Investing in farmland has numerous advantages. Investing in farming used to be a challenging task, but more investors are taking advantage of this option because it has become more accessible thanks to crowdfunding and fractional ownership alternatives.
At Land Income, we are committed to providing our members with the best farmland investment options while educating them and making the process of researching and selecting prospects a little easier. So, we've compiled a list of key phrases that we believe are vital to understand when considering investing in farmland.
Related: Row Crops vs. Permanent Crops
#1: Commodity Market vs. Specialty Market
Many investment farms are commercial farming operations that raise cash crops for sale on commodity exchanges. Soybeans, corn, wheat, cotton, and livestock such as cattle and hogs are examples of commodity or cash crops. These crops are helpful in a variety of sectors.
Soybeans, for example, can be processed for oil, used as animal feed, processed into food, and utilized as a filler in the plastics, rubber, and paper industries. Biofuel crops are cultivated alongside commercial crops. Biofuel is an energy source produced from renewable plant and animal sources. Biofuels include ethanol, which is frequently manufactured from corn in the United States, and sugarcane in Brazil.
Specialty markets, on the other hand, hold more niche and expensive products than a commodity market.
#2: Soil Class
Based on various factors, the ground can be named and classified into one of six separate soil classes. Farmers decide which crops to grow based on the soil class of a given region.
- When wet, clay soil is lumpy and sticky, and when dry, it is rock hard. Clay soil drains poorly and has few air gaps.
- Sandy soil has a rough texture. It drains well, dries quickly, and is simple to grow.
- Silty soil has a soft, soapy texture, retains moisture, and is usually nutrient-dense. The soil is simple to cultivate and compact with minimal effort.
- Due to its increased quantities of peat, peaty soil appears darker and feels moist and spongy. It's an acidic soil, which delays decomposition and results in fewer nutrients in the soil.
- In comparison to other soils, chalky soil has larger grains and is often stonier. It's free-draining and usually sits on top of chalk or limestone.
- Loamy soil is a fine-textured, slightly wet soil with a reasonably uniform combination of sand, silt, and clay. It contains qualities that make it suitable for gardening, lawns, and plants. Loamy soil has a good structure, good drainage, retains moisture, is rich in nutrients, and is easy to grow.
#3: Irrigation vs. Irrigation District
An irrigation district is a clearly defined geographic area that is controlled by a self-governing agency with the goal of developing large-scale systems. Irrigation districts are tasked and regulated by the state legislature with distributing water among the district's farms.
Summer irrigation, on the other hand, refers to the addition of systems, facilities, hardware, and related operations to existing irrigation networks during the summer's hottest and driest months. Due to the rapid depletion of accessible surface water sources, summer irrigation is a necessary aspect in ensuring crop production.
#4: Arable vs. Tillable
Arable land can be made usable as farmland that can be cultivated in a way that will support growing crops.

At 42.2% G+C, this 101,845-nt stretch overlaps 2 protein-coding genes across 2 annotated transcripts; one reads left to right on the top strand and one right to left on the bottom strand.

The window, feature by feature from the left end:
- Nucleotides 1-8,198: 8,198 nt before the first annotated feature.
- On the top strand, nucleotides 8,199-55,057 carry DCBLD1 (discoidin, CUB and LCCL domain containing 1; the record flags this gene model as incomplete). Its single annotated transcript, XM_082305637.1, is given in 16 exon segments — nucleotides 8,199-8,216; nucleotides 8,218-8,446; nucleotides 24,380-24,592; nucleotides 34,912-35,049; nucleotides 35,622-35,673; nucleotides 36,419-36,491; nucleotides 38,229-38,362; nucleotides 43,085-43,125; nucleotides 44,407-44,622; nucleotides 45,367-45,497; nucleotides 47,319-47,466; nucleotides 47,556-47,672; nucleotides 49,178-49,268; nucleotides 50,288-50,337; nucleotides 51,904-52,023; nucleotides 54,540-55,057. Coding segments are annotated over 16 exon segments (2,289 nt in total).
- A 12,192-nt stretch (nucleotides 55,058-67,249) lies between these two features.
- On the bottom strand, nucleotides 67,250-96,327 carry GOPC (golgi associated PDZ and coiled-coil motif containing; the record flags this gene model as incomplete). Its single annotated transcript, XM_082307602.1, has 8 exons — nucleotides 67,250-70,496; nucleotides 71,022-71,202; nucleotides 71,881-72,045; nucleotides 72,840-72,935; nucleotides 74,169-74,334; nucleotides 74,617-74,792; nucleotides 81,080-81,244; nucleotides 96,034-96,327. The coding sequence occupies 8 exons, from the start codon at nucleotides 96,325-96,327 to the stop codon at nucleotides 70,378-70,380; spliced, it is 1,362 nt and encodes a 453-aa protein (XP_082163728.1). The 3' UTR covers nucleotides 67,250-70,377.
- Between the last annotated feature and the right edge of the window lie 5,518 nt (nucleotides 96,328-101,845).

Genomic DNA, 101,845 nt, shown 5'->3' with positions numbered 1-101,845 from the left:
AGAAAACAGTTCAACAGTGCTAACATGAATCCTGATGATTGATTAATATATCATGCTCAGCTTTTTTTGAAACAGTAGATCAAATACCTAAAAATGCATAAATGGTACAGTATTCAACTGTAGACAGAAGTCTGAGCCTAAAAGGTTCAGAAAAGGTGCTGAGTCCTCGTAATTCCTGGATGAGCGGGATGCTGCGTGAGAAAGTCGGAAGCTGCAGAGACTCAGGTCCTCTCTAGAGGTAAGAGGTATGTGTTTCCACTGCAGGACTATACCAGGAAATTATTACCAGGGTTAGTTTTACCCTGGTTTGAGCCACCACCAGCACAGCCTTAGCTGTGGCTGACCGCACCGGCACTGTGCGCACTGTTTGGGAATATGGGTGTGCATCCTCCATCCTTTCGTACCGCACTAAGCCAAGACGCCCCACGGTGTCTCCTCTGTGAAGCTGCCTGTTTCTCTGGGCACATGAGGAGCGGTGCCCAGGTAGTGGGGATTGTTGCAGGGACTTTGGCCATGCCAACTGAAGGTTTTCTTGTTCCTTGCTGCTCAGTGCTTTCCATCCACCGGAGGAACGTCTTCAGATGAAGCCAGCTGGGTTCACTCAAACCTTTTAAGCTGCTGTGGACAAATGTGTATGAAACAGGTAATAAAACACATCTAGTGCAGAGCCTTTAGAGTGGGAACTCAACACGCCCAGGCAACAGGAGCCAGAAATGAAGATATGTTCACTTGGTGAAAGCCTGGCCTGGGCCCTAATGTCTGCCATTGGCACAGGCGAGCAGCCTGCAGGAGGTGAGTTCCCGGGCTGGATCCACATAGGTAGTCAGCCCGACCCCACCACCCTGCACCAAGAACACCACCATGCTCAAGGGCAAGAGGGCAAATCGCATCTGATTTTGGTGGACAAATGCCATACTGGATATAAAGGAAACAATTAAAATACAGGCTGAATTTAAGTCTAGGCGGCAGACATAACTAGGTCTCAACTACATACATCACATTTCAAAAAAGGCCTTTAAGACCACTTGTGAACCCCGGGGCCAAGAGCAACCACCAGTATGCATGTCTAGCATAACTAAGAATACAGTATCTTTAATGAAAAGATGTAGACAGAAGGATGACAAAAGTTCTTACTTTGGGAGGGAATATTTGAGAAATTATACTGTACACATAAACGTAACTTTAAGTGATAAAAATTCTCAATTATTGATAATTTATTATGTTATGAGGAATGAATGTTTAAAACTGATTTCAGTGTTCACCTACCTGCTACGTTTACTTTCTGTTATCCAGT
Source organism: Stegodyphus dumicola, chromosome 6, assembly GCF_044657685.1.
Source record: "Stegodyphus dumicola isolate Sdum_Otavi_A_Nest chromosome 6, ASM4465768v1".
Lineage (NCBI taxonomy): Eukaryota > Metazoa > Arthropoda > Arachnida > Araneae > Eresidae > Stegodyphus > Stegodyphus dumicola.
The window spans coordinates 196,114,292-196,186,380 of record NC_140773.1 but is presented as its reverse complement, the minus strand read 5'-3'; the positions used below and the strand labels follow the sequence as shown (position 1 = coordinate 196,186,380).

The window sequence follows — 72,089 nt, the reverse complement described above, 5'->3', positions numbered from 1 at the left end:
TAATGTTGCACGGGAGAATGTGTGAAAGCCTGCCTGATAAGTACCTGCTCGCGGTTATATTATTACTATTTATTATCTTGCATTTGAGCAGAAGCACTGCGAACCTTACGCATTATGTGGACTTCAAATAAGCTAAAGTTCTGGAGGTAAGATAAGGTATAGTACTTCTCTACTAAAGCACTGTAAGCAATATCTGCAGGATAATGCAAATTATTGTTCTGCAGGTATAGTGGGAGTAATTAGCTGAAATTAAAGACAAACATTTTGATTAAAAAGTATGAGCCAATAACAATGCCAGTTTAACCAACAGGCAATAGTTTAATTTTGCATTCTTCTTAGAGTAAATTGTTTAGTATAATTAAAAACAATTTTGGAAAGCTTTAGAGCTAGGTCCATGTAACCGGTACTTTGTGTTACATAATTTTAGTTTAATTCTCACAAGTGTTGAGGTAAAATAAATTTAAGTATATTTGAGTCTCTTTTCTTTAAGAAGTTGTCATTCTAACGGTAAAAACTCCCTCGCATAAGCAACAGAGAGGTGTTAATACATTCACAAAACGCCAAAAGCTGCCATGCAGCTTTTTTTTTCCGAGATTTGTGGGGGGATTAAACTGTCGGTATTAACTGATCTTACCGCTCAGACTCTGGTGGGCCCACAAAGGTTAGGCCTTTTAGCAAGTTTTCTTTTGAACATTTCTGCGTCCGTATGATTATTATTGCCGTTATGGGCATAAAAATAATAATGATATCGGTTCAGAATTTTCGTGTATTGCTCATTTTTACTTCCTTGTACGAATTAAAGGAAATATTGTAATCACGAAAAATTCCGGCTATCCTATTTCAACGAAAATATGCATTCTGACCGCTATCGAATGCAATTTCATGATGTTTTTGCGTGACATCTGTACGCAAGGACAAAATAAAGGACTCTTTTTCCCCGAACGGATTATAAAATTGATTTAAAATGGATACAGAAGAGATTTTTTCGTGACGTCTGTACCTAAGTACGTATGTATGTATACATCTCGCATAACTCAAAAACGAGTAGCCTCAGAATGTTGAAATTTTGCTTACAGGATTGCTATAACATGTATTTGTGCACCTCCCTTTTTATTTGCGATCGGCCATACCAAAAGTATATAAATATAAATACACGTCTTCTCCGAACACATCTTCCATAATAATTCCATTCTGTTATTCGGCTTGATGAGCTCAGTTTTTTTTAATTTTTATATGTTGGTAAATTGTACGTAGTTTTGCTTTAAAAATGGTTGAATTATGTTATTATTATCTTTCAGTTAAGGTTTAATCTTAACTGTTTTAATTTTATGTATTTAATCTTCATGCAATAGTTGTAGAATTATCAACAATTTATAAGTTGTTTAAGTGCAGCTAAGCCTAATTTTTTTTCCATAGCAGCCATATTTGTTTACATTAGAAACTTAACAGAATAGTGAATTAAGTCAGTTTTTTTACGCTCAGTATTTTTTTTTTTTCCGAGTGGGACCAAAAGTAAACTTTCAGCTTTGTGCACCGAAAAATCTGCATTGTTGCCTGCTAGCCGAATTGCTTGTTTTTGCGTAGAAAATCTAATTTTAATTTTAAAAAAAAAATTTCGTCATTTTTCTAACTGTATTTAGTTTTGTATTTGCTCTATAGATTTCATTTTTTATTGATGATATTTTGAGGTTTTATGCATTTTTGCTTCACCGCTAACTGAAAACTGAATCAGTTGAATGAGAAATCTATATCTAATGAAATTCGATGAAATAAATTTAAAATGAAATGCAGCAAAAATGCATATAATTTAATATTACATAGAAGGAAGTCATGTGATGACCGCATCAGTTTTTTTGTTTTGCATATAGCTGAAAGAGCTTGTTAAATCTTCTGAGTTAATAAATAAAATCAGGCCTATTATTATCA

While arable land has the potential to be converted to farmland, tillable land can already be plowed or otherwise cultivated to support future crop development.
Using environmentally-friendly agricultural practices, non-destructive materials, and methodologies to develop farmland while being viable and eco-friendly is what sustainability in farming involves. Farmers practice sustainability to improve the quality of their farmland and life.
Related: Farmland Valuation Guide
#6: Productive Life vs. Economic Life
The term "economic life" refers to the length of time that an asset or property remains productive and lucrative. The physical life of an asset is not always linked to or influenced by its economic life. The property has reached the end of its economic life if or when it is no longer lucrative.
Productive life is the time during which an item continues to be useful and productive is known as its productive life.
Bloom is the officially defined period for the start of the bloom in some areas of California, during which the use of herbicides and pesticides is severely restricted. These limits are in place to safeguard the local bee population while also allowing pollination of crop flowers to occur.
A drought is a period of extremely low or insignificant precipitation that results in an insufficient amount of water to sustain and support typical vegetation and good crop growth. Drought can reduce both water quality and availability required for productive farms and ranches, resulting in negative economic consequences for the agricultural sector.
It's essential to understand what causes drought and how to adapt to it because it can reduce both the water quality and availability required for farms and ranches to stay productive. When handled incorrectly, drought can be extremely harmful to farmlands and the overall economy. Drought can also cause insect outbreaks, wildfires, and changes in carbon, nitrogen, and water cycle rates, all of which can have an influence on agricultural production, vital ecosystem services, and the livelihoods and health of farming people.
Interested in Investing in Farmland?
While this isn't a complete list of concepts that agriculture investors should be aware of, it should give you some insights about what goes into selecting farmland for our investments.
Want to learn more about farmland investing? Get in touch with the farmland experts at Land Income, and see how farmland investments can add diversity to your portfolio!